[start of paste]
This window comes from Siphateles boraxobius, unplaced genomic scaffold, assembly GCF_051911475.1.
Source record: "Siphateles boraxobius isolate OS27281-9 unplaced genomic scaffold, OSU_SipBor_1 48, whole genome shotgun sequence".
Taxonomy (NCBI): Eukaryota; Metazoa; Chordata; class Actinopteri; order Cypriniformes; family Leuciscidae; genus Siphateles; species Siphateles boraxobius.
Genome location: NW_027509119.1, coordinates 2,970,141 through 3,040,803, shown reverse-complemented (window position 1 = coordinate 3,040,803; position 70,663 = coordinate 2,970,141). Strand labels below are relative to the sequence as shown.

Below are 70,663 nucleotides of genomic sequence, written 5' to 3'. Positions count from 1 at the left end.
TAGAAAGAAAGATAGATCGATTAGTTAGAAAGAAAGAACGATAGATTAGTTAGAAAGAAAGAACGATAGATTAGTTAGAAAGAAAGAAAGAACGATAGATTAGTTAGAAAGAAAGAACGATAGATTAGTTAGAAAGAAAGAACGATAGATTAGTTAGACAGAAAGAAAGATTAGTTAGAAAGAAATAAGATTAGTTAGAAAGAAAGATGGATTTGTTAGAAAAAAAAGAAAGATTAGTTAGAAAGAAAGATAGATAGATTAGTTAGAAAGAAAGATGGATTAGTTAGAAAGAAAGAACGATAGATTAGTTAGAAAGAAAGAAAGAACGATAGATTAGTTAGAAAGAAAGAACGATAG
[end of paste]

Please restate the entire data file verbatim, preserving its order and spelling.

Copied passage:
This window comes from Siphateles boraxobius, unplaced genomic scaffold, assembly GCF_051911475.1.
Source record: "Siphateles boraxobius isolate OS27281-9 unplaced genomic scaffold, OSU_SipBor_1 48, whole genome shotgun sequence".
Taxonomy (NCBI): Eukaryota; Metazoa; Chordata; class Actinopteri; order Cypriniformes; family Leuciscidae; genus Siphateles; species Siphateles boraxobius.
Genome location: NW_027509119.1, coordinates 2,970,141 through 3,040,803, shown reverse-complemented (window position 1 = coordinate 3,040,803; position 70,663 = coordinate 2,970,141). Strand labels below are relative to the sequence as shown.

Below are 70,663 nucleotides of genomic sequence, written 5' to 3'. Positions count from 1 at the left end.
TAGAAAGAAAGATAGATCGATTAGTTAGAAAGAAAGAACGATAGATTAGTTAGAAAGAAAGAACGATAGATTAGTTAGAAAGAAAGAAAGAACGATAGATTAGTTAGAAAGAAAGAACGATAGATTAGTTAGAAAGAAAGAACGATAGATTAGTTAGACAGAAAGAAAGATTAGTTAGAAAGAAATAAGATTAGTTAGAAAGAAAGATGGATTTGTTAGAAAAAAAAGAAAGATTAGTTAGAAAGAAAGATAGATAGATTAGTTAGAAAGAAAGATGGATTAGTTAGAAAGAAAGAACGATAGATTAGTTAGAAAGAAAGAAAGAACGATAGATTAGTTAGAAAGAAAGAACGATAG